Public health concerns are on all of our minds right now. Although it’s always important to take our physical health seriously, the stakes are high right now. Some of us are inclined to avoid the doctor, thinking we will get better on our own. Indeed, the human body is remarkably equipped to heal itself under the right conditions. However, knowing the right time to seek medical attention is crucial to your general wellness and in order to avoid lasting effects of illness and injury. When it comes to our hearing health, you might think that there is nothing you can do to avoid hearing loss. Quite to the contrary, there are many steps you can take to protect your hearing, ranging from wearing hearing protection in dangerously loud environments to limiting your use of headphones and earbuds. One commonly overlooked potential source of hearing loss is an ear infection. The good news is that most ear infections do not lead to hearing loss and that even those that do tend to be temporary. Yet, in some severe cases, hearing loss can be permanent. Let’s consider the range of ear infections, which ones can be a risk to hearing, and how to know when you need to seek medical attention.
The Range of Ear Infections
In the mildest cases, ear infections can be minor conditions of swimmer’s ear that are remedied with homeopathic therapies, such as white vinegar, rubbing alcohol, or hydrogen peroxide. Children are particularly susceptible to these ear infections, in which bacteria-laden fluid is trapped in the outer ear, allowing it to fester and grow into a painful source of inflammation. These ear infections tend not to lead to any hearing loss, even temporarily. In more serious cases, the middle ear becomes the location of infection, a more damaging trap for bacteria. These cases of otitis media find fluid accumulating in the sensitive area of the ear canal that is usually air-filled, and that fluid can come from mucus, drainage, or other fluids associated with colds, viruses, or other infections. When a person contracts otitis media, the infection can lead to temporary hearing loss in the form of muffled, stuffed, or muted sounds due to the fluid build-up. In some cases the hearing loss can last longer than the infection itself, but it tends to be temporary.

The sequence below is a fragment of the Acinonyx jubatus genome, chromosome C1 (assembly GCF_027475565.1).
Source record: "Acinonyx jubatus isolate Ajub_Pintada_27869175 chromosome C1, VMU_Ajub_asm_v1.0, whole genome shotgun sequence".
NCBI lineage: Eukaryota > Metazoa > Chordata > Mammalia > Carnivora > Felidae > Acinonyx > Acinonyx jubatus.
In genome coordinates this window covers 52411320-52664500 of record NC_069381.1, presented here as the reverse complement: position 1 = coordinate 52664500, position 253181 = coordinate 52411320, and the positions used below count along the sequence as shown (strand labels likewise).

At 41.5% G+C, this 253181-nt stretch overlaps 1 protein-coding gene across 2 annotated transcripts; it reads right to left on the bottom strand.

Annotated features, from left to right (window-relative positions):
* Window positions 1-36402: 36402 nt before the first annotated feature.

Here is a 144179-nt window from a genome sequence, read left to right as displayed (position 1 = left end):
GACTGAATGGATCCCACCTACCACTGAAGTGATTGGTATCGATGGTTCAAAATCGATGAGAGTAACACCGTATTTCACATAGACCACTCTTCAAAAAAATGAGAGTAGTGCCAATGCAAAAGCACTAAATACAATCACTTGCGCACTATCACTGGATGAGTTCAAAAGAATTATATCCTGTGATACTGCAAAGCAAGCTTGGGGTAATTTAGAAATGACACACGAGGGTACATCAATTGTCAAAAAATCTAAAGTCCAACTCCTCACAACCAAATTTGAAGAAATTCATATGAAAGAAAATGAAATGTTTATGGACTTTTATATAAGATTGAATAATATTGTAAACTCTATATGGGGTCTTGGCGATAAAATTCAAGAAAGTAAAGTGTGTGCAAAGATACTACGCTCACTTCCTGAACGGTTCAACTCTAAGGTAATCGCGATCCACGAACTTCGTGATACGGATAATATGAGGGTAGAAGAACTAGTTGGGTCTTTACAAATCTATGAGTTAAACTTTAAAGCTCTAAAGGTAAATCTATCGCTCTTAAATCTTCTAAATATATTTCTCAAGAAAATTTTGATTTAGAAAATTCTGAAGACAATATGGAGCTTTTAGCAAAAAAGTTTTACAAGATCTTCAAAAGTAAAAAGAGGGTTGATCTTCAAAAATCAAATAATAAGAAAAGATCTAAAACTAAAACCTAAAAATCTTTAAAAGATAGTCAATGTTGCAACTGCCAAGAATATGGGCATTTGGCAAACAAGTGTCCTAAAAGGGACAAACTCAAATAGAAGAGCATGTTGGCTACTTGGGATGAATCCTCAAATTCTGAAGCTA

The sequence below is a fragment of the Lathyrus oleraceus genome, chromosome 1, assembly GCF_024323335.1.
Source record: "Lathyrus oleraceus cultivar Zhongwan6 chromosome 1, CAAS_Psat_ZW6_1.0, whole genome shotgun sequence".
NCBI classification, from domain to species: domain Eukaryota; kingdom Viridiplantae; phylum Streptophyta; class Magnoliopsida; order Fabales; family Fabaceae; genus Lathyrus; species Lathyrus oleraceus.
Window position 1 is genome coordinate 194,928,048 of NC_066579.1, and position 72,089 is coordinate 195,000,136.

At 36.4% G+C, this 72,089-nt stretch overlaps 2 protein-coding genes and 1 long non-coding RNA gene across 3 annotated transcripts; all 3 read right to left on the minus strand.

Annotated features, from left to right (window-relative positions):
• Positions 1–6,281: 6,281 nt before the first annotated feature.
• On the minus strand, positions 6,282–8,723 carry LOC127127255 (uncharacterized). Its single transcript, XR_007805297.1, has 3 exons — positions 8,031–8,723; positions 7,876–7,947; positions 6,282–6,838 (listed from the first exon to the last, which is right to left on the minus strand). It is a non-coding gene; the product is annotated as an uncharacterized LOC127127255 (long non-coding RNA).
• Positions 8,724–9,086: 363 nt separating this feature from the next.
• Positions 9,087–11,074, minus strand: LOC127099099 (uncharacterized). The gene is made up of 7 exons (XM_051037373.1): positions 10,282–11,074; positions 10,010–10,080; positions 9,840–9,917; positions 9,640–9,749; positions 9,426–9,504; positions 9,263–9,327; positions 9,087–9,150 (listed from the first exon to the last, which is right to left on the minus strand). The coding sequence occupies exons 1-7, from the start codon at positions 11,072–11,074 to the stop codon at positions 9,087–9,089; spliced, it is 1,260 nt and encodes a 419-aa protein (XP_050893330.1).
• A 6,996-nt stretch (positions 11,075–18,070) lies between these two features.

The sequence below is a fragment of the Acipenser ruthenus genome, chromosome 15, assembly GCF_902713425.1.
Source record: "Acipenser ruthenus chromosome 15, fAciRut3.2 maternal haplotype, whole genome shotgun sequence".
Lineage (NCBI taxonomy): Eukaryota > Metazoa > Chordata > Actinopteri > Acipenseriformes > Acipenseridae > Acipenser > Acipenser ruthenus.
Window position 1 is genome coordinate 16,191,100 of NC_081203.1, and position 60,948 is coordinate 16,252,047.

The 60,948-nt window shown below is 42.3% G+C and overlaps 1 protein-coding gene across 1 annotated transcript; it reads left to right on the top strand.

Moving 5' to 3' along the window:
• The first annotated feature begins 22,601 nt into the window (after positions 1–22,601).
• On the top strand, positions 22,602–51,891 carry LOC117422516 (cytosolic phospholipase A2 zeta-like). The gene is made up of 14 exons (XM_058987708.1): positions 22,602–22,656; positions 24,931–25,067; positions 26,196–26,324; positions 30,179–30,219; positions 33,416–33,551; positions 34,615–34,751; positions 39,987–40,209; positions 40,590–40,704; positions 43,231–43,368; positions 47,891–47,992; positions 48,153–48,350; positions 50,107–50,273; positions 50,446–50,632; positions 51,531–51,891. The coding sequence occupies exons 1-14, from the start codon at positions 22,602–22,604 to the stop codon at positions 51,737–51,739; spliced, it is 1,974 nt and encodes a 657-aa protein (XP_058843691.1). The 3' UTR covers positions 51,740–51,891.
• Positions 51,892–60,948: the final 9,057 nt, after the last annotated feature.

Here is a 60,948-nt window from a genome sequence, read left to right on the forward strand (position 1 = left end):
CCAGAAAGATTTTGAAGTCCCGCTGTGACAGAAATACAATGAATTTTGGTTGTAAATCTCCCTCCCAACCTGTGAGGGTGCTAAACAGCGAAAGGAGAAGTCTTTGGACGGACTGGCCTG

Can Ear Infections Lead to Permanent Hearing Loss
As we have learned, most hearing loss that results from an ear infection is temporary. However, those who have serious ear infections that go without treatment can do permanent damage to the tympanic membrane, or eardrum. This condition, otherwise known as tympanosclerosis, results in a thickening or scarring of the eardrum. In order to avoid this kind of hearing loss, it is important to treat an ear infection right away. If you believe you have an ear infection, do not delay to seek diagnosis and treatment from a medical professional. It is possible to contract repeated ear infections, and proper treatment can also prevent a recurrent ear infection in the future.
What To Do about Hearing Loss
If you fear that you have hearing loss, whether due to an ear infection or for another reason, you can also consult with an audiologist or hearing health professional about the options available to you. The first step will be to get a hearing test to determine what hearing has been lost and in what ranges. Once your hearing health professional explains the nature of your hearing loss, this person can recommend a range of hearing aids that are suited to your needs. The latest models have remarkable new features, including Bluetooth compatibility, rechargeable batteries, and moisture resistance. With the guidance of a licensed professional, you can be paired with hearing aids that can help you hear more clearly, especially in the situations where you need assistance most. If you have hearing loss due to an ear infection, these aids can raise the entire level of volume, reduce the muffled sound, and even address problematic hearing conditions such as the struggle to understand conversations in noisy locations. Of course, it is essential to address the underlying condition of an ear infection first, and a medical professional should be the first line of recourse to get appropriate treatment right away.